The crowd paused for a moment, accustomed to view with reverential awe the garb of this noble body; some even crossed themselves, but a cry of ill-concealed rage burst from all lips, as the hooded figure, bending over the prostrate spy, lifted her in his arms and carried her within the sanctuary, where, safe from the pursuit of the infuriated mob, Zanina lay white and trembling at the feet of Jacopo Federighi, her deliverer.
Then the sound of the voice which had many a time before spoken to her words of kindness—the voice of the man whom she had betrayed only the night before-speaking to her now in accents of forgiving pity, touched the springs of real repentance in her heart, and the spy saw, as by a sudden flash, the horrors of the life which she had been leading, and in agonized sorrow she sobbed out, “Mercy! mercy! Signor. I deserve death from you, but let me not die with sin upon my soul; have mercy ! and she tried to clasp his feet in her heart-wrung prayer for forgiveness.
Signor Federighi raised her gently, and said with grave kindness, My child, ask God's and your country's forgiveness, not mine; it is they whom you
have wronged by your life of deceit.' Zanina hid her face, as the angry cries from the crowd outside again reached her ears through the barred doors. The deep bell again sounded forth overhead, and some of the brotherhood prepared to obey its summons; there was no time for delay, or lengthy consultation, and after a few words interchanged in whispers Signor Federighi again came to Zanina's side. You cannot stay here, Zanina; we must convey you to some place of safety; I think I know of a quiet house where you
would be sheltered until the fury of the mob is over. Will you trust yourself to me? and do as we desire you ?
“You are too good, Signor! sobbed Zanina; 'I will do your bidding, whatever it is.'
“Then you must enter this litter, which we are taking to bring home the sick or the dying who are needing us now; you must lie perfectly still! and no one will dare to interfere with you."
Zanina shuddered slightly, but did not dispute the words of her deliverer, and entered the litter.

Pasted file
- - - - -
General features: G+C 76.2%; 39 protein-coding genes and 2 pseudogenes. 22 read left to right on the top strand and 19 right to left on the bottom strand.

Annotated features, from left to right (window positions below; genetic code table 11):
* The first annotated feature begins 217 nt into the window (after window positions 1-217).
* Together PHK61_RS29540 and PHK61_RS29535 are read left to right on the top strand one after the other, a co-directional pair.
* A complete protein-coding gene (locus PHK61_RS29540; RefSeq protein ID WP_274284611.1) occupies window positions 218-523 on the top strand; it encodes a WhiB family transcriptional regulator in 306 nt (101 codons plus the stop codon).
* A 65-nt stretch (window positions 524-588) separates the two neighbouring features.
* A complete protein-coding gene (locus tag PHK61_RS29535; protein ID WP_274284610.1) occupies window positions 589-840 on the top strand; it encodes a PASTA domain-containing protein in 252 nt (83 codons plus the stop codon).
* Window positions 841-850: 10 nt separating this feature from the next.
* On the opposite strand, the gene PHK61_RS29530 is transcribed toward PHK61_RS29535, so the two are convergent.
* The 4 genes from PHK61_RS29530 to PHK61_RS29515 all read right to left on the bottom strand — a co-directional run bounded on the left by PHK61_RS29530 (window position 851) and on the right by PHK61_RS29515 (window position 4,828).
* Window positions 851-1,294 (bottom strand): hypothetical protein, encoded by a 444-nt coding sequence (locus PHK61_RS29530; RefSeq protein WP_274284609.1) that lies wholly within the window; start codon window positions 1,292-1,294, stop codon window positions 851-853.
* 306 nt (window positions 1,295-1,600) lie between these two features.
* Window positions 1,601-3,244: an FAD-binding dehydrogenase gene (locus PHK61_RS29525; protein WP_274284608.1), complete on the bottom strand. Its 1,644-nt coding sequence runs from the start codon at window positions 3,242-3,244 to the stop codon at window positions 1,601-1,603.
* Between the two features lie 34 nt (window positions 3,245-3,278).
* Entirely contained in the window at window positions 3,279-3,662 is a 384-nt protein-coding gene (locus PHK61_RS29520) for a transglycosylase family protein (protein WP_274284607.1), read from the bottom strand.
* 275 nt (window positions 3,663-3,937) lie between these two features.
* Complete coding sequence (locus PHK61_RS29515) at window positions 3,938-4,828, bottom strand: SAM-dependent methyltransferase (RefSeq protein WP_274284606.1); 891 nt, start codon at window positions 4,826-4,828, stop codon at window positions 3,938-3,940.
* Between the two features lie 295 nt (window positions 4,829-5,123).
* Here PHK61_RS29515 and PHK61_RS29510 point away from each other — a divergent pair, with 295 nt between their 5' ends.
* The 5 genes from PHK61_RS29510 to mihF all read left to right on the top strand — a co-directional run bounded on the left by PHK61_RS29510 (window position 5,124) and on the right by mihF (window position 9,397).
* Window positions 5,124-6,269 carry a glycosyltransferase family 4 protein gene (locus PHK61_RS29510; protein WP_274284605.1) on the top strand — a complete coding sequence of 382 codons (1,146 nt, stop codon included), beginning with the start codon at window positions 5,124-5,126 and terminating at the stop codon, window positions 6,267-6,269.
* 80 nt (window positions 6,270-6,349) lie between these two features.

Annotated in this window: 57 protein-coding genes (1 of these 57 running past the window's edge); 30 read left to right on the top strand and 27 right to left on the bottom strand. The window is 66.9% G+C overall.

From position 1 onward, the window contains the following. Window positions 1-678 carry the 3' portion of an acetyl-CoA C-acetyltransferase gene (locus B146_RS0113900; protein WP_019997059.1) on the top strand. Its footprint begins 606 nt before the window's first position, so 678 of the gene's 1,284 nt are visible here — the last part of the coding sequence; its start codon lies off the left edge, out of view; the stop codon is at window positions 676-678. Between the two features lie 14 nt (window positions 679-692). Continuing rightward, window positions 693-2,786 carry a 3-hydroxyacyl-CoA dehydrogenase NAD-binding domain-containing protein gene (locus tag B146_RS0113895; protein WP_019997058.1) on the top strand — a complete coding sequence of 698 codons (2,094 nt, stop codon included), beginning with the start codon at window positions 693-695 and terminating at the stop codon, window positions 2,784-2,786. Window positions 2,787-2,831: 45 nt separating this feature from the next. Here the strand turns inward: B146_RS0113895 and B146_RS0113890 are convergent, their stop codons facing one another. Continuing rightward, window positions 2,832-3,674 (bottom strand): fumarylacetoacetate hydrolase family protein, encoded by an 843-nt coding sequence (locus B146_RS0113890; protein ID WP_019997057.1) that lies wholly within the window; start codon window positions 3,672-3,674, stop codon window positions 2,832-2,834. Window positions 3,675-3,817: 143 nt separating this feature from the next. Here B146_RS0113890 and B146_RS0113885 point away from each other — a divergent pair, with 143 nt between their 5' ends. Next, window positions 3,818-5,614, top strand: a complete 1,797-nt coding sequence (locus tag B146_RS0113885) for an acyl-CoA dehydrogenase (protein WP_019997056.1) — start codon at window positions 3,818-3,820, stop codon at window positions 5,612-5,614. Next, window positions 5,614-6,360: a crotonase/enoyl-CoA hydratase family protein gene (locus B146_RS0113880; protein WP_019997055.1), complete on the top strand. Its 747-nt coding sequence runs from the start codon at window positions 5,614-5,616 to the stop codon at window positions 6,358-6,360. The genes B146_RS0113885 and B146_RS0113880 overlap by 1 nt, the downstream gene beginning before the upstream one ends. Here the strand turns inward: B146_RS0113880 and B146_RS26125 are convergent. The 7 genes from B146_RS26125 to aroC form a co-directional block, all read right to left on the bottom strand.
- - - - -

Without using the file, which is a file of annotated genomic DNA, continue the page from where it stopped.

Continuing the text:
Thus, borne like a corpse on the shoulders of some of the brotherhood, she was taken down the steps on which she had thrown herself in her despair a short while before, and was carried out through the unsuspecting crowd, in the dark narrow box which seemed to her as if it might have been her coffin, so entirely was she cut off from the tide of human life, which was surging all around her.
At length the procession stopped at the house of Zarti, the jeweller, to which the Misericordia had again been summoned; and here, after a few brief words of explanation, the captain of the band gave directions that the litter should be carried within, and Signor Federighi opened the lid of the box, and lifted out the terrified Zanina. She looked round her in scared bewilderment till her
rested on the well-known and benevolent countenance of Zarti ; then, with a sudden rush of anguish, the source of which lay deeper than either terror or remorse, she exclaimed in broken words, “Andrea! what of him? Andrea, my beloved !!
He is dead.'
Zanina covered her face with her hands, while she groaned forth, 'Dead ! Now God be thanked, who has saved his pure soul from the knowledge of my guilt!
“Ay, dead, my child; and the good wife within is even now preparing to follow him, I fear.' The old jeweller bowed his head low upon the counter before him, as the brotherhood, entering the chamber beyond, carried forth in the litter the aged partner of his life, who was stricken with the fatal fever; for something told him that she would never return.
For many days, till the wild fury of the populace had subsided, old